Whether the Wuhan Institute of Virology was as well run as the Boston labs is questionable. It has been confirmed by Shi Zhengli, Director of the WIV’s Centre for Emerging Infectious Diseases, that the WIV was doing coronavirus research in BSL-2 labs rather than exclusively at BSL-3 labs (the biosafety level used at the Boston labs for research into H1N1 flu and SARS viruses). It has also been alleged that WIV field teams were conducting risky virus collecting in bat caves without appropriate precautions, that they were using inadequate protective clothing and equipment. Together these vulnerabilities would have increased the risk of a coronavirus outbreak related to lab research. But by how much? A factor of 10? A factor of 20? Could the risk of 1,000 or more coronavirus infections in the community have been as high as once in 500 to 50,000 years?
Coronavirus pandemics — historically few and far between
In March 2021, NPR published a story about coronavirus pandemics yet to come. NPR interviewed researchers who warned that another pandemic caused by a different coronavirus might strike very soon.
Edward Holmes, an evolutionary biologist at the University of Sydney, described to NPR how coronaviruses are under our feet in rodents, above our heads in bats, how we live in “a kind of coronavirus world”. NPR mentioned that coronaviruses are carried by many other animals including dogs, cats, birds, chickens, and pigs.
NPR also spoke with Peter Daszak, a virus researcher and president of the non-profit EcoHealth Alliance (an infectious disease research NGO). Dr Daszak estimated that more than a million people in Southeast Asia are infected with unknown coronaviruses from bats each year. Obviously, these infections don’t all lead to pandemics, but as NPR pointed out, every infection is an opportunity for a coronavirus to adapt and spread.
From reading NPR’s article, it seems remarkable that we went so long without a coronavirus pandemic. Surrounded by coronaviruses, millions of people infected with unidentified coronaviruses each year, maybe it was just a run of good luck that stopped coronavirus pandemics from striking humanity more often.
Yet coronavirus pandemics seem to have been uncommon in the past. Before the SARS-CoV-2 virus, there were only four known endemic coronaviruses in the human population. Still circulating after past pandemics, these are the common-cold viruses HCoV-229E, -OC43, -NL63, and -HKU1.
Ralph Baric, a coronavirus researcher at the University of North Carolina at Chapel Hill, spoke with The Irish Times in February 2021 about the history of the four known endemic coronaviruses. Looking back over the past millennium, Dr Baric told The Irish Times that three of the four coronaviruses jumped from bats to humans between 200 and 800 years ago, and that the fourth — OC43 — was likely the cause of the “Russian flu” pandemic in the 1890s.
Five coronavirus pandemics in the past thousand years might suggest they’ve been happening once every 200 years or so. That isn’t to say that there won’t be another coronavirus pandemic this year or next year, but on average they’ve been occurring once every 200 years.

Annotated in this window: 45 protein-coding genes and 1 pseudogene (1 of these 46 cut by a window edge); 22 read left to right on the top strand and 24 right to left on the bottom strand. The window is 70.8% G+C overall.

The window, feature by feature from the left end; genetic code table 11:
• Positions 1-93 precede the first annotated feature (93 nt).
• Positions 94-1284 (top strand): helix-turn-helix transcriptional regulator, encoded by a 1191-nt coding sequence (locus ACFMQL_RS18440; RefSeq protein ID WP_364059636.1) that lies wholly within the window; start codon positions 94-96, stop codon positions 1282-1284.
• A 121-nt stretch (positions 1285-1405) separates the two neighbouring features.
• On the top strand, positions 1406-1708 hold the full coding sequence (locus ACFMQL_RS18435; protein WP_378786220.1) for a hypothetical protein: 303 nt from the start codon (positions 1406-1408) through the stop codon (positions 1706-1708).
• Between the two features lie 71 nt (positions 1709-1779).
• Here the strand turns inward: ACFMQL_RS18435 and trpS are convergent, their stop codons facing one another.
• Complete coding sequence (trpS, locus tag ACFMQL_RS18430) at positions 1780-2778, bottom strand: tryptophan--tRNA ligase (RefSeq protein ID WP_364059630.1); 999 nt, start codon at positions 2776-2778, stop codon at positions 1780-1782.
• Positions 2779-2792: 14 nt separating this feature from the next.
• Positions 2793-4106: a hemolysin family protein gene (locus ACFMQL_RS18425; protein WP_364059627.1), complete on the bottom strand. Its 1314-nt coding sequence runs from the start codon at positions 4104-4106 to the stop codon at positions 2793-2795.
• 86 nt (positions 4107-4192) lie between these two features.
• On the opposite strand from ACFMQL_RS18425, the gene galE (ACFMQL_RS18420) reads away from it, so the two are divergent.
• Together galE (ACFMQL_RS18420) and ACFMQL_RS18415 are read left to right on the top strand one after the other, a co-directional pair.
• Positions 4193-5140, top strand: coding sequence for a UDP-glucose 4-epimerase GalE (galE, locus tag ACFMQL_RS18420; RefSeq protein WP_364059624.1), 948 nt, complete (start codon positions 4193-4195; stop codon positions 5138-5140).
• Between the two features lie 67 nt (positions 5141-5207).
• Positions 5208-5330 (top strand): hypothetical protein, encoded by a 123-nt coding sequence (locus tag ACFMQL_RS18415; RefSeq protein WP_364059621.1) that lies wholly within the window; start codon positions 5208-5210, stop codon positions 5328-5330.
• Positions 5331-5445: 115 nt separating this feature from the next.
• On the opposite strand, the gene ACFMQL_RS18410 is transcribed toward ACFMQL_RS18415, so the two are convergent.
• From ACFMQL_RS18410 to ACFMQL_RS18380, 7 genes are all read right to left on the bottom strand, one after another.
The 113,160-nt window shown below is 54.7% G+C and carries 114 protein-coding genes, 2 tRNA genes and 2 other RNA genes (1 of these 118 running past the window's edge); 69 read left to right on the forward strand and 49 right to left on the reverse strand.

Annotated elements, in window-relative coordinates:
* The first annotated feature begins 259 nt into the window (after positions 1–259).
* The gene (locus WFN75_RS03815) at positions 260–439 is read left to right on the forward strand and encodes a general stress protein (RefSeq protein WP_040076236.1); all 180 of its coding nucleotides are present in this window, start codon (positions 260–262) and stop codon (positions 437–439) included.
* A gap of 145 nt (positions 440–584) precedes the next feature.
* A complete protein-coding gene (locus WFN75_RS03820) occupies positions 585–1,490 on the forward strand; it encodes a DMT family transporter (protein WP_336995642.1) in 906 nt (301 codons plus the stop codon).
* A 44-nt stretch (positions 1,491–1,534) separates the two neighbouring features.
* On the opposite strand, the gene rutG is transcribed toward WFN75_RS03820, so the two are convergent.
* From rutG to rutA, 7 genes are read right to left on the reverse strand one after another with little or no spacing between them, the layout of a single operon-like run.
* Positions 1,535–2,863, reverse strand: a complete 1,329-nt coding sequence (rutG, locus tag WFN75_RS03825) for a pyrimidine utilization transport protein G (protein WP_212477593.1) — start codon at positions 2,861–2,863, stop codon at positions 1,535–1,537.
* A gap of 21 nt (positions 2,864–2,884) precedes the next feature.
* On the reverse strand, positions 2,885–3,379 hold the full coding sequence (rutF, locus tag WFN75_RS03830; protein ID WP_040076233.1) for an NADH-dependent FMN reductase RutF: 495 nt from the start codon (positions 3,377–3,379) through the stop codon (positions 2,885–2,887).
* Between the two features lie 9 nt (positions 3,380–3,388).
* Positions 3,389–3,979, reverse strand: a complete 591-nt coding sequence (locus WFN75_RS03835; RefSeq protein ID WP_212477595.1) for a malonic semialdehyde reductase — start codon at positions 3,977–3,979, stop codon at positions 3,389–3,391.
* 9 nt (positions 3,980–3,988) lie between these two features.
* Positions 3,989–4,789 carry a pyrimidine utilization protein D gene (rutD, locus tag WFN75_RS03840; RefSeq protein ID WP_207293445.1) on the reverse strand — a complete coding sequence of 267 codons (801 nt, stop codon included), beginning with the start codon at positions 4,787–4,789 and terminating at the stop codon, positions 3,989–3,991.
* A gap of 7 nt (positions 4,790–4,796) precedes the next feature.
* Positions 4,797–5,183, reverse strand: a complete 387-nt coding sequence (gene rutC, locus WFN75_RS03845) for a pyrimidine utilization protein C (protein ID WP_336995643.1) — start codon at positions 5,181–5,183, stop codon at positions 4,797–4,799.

The fact that there have been just four (now five) known coronavirus pandemics over the past 800 years shouldn’t lead us to underestimate the likelihood of future ones. For one thing, we don’t know if there were additional human coronaviruses that emerged as pandemics over the past millennium — other coronaviruses for which researchers have no record. It should be noted, too, that the world’s population today is many times larger than it was a thousand years ago or even a hundred years ago, and more people means many more opportunities for viruses to jump from animals to human beings and cause pandemics.
A novel coronavirus outbreak in Wuhan — a 1-in-1,000-year event?
A coronavirus pandemic emerging somewhere in the world was probably going to happen at some point this century — experts had long predicted one. But a coronavirus pandemic emerging in any one specific location (including Wuhan) is a low-probability event.
We won’t try to estimate the likelihood of a pandemic emerging out of Wuhan. Instead, as we did when estimating the lab-related risk, we’ll look at how often a novel coronavirus outbreak of 1,000 or more infections might occur in Wuhan, a city of 11 million, in a country of 1.4 billion, in a wider region of around 4 billion (China, South Asia, and Southeast Asia), in a world of close to 8 billion.
As a starting point we’ll assume that globally there will be five outbreaks per century (on average) of 1,000 or more infections of novel coronavirus. So far this century we’ve had two such outbreaks — SARS and Covid-19. Arguably MERS too, although no single MERS outbreak has been close to 1,000 cases.
If we assume that the chances of an outbreak in Wuhan are the same as everywhere else in the world then the chances are once in 14,000 years (we’ll use this as the upper range of our estimate). But because coronavirus outbreaks are more likely in the region adjacent to Wuhan, more likely to spread in a big city like Wuhan, and more likely detected in a large modern city like Wuhan, we’ll assign a lower range of once in 1,000 years (the number is arbitrary, but if there’s an argument for why it’s likely to be more often than once in 1,000 years, it would be good to hear it).
So there we have it: a back-of-an-envelope calculation for natural spillover in Wuhan that estimates an outbreak of 1,000 or more novel coronavirus infections might happen in the city once in 1,000 to 14,000 years.